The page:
May 24, 2018
When it comes to cannabis reforms, NYC is not an example one would want to bring up. However, with the city mayor’s last week’s ‘executive order’ to decriminalize pot-smoking, things have improved all of a sudden. The decision has been getting a lot of traction from cannabis advocates and opponents both.
One of the primary reasons given by Blasio and the district attorney to take up this measure is to reduce racial disparity in the city, which gets aggravated by disproportionate marijuana-related arrests. However, not everyone is agreed with the administration’s altered policy on the enforcement of cannabis laws. For instance, NYPD sergeant union is censuring the mayor’s order to disallow marijuana arrests.
Last week, de Blasio has made two important announcements that have agitated NYPD sergeant union. The mayor announced to make a special task force that would assess the city’s existing rules and regulations on cannabis and then make recommendations to improve them. Secondly, de Blasio directed the city police to stop rounding up people who are caught smoking marijuana.
The later announcement is the main reason why NYPD leaders are criticizing the administration. Ed Mullins is the president of the NYPD Sergeants Benevolent Association and he is the one who is leading the opposition to this decision. Mullins is of the belief that the decision will put police officers in a great quandary when it comes to the implementation of the law. He has also tried to establish his point with an example. Residents are calling NYPD to deal and crack down on pot-smoking in public and the officers are not allowed to make any arrests, how that will affect law enforcement in the city? Mullins asks.
Mullins says that proper legislative route is the right way to implement decriminalization of cannabis instead of issuing provisional orders. Mullins has made a valid point. A legislative approval has the patronage of public approval and that makes it easier for law enforcement agencies to follow the orders.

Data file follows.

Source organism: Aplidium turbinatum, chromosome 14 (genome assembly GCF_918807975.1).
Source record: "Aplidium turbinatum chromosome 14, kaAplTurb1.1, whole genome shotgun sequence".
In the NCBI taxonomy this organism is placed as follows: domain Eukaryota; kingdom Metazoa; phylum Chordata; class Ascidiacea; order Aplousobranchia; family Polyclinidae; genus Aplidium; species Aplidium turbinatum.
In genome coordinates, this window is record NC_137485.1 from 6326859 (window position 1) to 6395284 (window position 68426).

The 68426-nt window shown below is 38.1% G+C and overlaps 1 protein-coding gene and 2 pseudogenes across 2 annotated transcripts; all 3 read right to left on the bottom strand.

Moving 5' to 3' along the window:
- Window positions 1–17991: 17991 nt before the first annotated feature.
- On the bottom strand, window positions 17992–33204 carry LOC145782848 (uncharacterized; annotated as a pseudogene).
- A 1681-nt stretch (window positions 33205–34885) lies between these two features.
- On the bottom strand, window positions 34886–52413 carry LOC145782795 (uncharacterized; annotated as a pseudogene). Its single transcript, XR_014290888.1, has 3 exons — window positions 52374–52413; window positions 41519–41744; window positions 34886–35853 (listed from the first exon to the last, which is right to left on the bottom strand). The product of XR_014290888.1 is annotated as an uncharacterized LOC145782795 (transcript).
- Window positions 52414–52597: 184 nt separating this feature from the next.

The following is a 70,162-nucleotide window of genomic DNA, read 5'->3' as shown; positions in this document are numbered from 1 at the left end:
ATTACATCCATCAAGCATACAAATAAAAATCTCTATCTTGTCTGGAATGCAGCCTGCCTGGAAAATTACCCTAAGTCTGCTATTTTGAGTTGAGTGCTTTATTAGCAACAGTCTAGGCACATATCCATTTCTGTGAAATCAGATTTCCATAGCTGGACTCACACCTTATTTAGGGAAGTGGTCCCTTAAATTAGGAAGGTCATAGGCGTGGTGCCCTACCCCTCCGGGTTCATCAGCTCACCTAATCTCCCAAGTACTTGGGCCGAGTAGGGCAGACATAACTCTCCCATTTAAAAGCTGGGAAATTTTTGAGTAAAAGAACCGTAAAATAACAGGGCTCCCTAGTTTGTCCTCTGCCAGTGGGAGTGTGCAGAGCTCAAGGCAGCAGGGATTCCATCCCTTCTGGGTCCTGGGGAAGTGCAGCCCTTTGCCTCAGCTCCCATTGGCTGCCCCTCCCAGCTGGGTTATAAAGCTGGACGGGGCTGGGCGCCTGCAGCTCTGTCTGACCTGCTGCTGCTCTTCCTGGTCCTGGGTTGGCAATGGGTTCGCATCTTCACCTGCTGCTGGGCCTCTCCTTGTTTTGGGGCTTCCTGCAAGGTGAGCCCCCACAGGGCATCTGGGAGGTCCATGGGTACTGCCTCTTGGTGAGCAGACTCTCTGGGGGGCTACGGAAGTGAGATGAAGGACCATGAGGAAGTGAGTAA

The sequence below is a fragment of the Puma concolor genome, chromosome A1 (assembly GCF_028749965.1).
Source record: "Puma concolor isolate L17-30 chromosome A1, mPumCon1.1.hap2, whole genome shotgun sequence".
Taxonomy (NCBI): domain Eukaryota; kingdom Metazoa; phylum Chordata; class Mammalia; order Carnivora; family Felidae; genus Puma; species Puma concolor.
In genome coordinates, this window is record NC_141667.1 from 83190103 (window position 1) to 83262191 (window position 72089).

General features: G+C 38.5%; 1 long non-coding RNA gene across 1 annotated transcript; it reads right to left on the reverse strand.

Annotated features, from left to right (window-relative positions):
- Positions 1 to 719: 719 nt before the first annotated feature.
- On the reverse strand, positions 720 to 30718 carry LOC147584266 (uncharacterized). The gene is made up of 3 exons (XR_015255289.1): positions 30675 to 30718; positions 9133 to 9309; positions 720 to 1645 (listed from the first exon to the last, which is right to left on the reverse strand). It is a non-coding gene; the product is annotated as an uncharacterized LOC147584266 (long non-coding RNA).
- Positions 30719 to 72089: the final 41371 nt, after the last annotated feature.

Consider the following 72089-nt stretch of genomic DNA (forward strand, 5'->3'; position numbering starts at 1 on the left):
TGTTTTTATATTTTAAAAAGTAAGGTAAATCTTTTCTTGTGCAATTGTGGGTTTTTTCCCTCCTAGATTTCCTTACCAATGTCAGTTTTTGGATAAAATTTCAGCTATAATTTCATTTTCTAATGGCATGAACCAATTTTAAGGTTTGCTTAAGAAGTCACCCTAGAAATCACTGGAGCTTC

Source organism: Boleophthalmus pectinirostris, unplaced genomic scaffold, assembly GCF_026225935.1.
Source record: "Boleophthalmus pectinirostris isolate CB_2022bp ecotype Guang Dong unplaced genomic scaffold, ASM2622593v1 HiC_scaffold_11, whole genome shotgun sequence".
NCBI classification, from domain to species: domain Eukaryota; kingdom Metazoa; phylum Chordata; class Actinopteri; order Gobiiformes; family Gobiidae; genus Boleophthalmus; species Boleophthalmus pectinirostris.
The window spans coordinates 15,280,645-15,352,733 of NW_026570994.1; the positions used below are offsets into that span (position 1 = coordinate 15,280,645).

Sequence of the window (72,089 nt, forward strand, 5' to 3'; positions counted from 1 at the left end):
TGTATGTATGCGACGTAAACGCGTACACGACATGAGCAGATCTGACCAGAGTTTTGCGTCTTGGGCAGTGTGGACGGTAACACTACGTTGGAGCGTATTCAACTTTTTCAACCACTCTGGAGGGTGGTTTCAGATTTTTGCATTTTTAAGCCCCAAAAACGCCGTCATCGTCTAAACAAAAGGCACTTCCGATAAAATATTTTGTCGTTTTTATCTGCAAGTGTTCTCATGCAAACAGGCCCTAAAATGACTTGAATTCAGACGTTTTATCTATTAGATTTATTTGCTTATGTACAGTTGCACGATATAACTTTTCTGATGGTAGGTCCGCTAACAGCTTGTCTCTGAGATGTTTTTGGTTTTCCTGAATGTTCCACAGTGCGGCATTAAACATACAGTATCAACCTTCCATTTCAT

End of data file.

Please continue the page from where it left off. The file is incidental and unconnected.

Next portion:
It is worth mentioning that de Blasio has previously ordered to not arrest people with the possession of a minor amount of cannabis. To follow the orders, many officers started to write summonses to the caught individuals instead of arresting them.
This actually resulted in a drop in marijuana arrests. However, the latest report from the district attorney has pointed out that cannabis arrests are still rampant and adding up to the racial disparities in the city.
Therefore, the mayor and district offices have jointly agreed on stopping the city’s primary law enforcement from arresting weed-smoking individuals. The intent of this measure is the same i.e. to decrease racial discrimination in the city.
Interestingly, de Blasio is not an advocate of the blanket legalization of cannabis, but he now admits that it’s just the matter of time. The proposed changes and orders will come into effect by the end of summer. Until then, we have to see how the tension between NYPD leaders and the city administration pans out.
Marijuana stays in the news, and Alice is always ready to keep us updated. A world traveler and lover of freedom, Alice knows what is going on, no matter where she roams. She specializes in marijuana legalization stories across the globe, with up to date... [read more]